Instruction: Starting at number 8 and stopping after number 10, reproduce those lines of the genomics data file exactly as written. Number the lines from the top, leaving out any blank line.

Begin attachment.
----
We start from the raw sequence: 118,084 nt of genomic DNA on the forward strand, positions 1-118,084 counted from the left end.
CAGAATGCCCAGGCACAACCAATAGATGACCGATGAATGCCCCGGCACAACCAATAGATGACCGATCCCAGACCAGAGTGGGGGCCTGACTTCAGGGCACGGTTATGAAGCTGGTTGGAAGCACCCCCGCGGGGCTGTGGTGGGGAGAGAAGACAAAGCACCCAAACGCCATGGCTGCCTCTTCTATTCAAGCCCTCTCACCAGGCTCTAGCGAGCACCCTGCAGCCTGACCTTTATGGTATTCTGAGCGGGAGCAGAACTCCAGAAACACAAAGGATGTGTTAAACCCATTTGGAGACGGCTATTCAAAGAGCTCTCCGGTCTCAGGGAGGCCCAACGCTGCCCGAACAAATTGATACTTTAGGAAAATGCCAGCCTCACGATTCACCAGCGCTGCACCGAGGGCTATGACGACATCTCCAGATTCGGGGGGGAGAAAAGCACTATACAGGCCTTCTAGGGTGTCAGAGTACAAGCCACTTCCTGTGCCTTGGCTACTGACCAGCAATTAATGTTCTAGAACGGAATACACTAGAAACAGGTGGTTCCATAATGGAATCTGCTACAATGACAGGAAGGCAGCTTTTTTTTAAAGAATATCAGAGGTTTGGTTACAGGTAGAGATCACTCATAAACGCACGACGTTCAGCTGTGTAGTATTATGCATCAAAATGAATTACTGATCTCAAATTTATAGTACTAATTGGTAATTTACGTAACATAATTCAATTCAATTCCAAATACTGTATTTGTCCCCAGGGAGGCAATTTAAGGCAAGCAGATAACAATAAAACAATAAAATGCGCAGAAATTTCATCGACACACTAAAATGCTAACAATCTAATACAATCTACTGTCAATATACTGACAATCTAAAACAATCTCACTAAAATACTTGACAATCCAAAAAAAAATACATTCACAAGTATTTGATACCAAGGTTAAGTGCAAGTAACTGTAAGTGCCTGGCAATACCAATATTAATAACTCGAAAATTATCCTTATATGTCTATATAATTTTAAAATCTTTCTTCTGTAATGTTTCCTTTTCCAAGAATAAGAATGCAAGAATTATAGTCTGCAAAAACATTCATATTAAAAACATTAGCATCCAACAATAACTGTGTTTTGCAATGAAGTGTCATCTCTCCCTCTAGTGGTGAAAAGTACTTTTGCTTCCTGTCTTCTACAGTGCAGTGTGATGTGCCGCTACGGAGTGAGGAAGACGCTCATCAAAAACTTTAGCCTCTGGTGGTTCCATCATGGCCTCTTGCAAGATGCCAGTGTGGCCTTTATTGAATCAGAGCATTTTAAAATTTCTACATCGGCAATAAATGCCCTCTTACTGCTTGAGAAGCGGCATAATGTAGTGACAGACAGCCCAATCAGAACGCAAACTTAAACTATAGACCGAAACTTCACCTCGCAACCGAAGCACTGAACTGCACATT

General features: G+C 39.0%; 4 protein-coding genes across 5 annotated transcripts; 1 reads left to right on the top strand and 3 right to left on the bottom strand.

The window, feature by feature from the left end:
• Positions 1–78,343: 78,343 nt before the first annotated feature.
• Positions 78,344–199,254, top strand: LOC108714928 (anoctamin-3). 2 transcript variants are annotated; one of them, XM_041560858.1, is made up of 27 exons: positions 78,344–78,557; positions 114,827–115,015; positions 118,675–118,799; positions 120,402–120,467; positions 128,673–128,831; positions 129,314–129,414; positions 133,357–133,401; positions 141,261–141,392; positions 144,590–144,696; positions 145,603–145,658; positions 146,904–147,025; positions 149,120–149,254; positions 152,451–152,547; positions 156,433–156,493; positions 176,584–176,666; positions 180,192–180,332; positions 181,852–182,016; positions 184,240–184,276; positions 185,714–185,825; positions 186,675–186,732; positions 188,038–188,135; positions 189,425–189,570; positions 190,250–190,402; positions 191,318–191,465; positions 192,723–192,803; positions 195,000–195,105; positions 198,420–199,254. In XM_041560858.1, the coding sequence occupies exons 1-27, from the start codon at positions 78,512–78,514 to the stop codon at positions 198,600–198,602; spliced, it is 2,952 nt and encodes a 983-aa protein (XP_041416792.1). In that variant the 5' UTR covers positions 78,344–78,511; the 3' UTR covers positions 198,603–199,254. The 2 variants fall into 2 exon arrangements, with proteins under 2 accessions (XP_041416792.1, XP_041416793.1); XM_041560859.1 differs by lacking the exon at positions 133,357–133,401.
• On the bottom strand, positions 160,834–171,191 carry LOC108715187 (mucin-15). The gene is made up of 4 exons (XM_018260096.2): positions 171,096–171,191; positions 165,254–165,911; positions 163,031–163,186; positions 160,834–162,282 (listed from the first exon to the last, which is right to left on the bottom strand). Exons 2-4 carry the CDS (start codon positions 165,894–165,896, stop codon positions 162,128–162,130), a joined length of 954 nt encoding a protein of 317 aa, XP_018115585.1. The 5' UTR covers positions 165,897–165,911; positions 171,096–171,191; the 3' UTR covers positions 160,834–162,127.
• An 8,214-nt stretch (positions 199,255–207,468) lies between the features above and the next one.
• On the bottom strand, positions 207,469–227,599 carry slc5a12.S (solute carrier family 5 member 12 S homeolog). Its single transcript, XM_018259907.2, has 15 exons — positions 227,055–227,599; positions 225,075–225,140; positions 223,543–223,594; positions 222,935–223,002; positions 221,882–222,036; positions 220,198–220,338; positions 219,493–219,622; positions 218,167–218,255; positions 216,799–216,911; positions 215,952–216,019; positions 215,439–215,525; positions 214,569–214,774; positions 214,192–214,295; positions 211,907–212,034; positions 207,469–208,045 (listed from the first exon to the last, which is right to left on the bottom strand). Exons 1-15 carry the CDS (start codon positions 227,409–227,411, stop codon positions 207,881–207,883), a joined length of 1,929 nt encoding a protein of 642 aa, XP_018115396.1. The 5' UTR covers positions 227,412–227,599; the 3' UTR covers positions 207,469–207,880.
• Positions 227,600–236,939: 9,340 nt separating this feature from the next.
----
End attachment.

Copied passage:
• An 8,214-nt stretch (positions 199,255–207,468) lies between the features above and the next one.
• On the bottom strand, positions 207,469–227,599 carry slc5a12.S (solute carrier family 5 member 12 S homeolog). Its single transcript, XM_018259907.2, has 15 exons — positions 227,055–227,599; positions 225,075–225,140; positions 223,543–223,594; positions 222,935–223,002; positions 221,882–222,036; positions 220,198–220,338; positions 219,493–219,622; positions 218,167–218,255; positions 216,799–216,911; positions 215,952–216,019; positions 215,439–215,525; positions 214,569–214,774; positions 214,192–214,295; positions 211,907–212,034; positions 207,469–208,045 (listed from the first exon to the last, which is right to left on the bottom strand). Exons 1-15 carry the CDS (start codon positions 227,409–227,411, stop codon positions 207,881–207,883), a joined length of 1,929 nt encoding a protein of 642 aa, XP_018115396.1. The 5' UTR covers positions 227,412–227,599; the 3' UTR covers positions 207,469–207,880.
• Positions 227,600–236,939: 9,340 nt separating this feature from the next.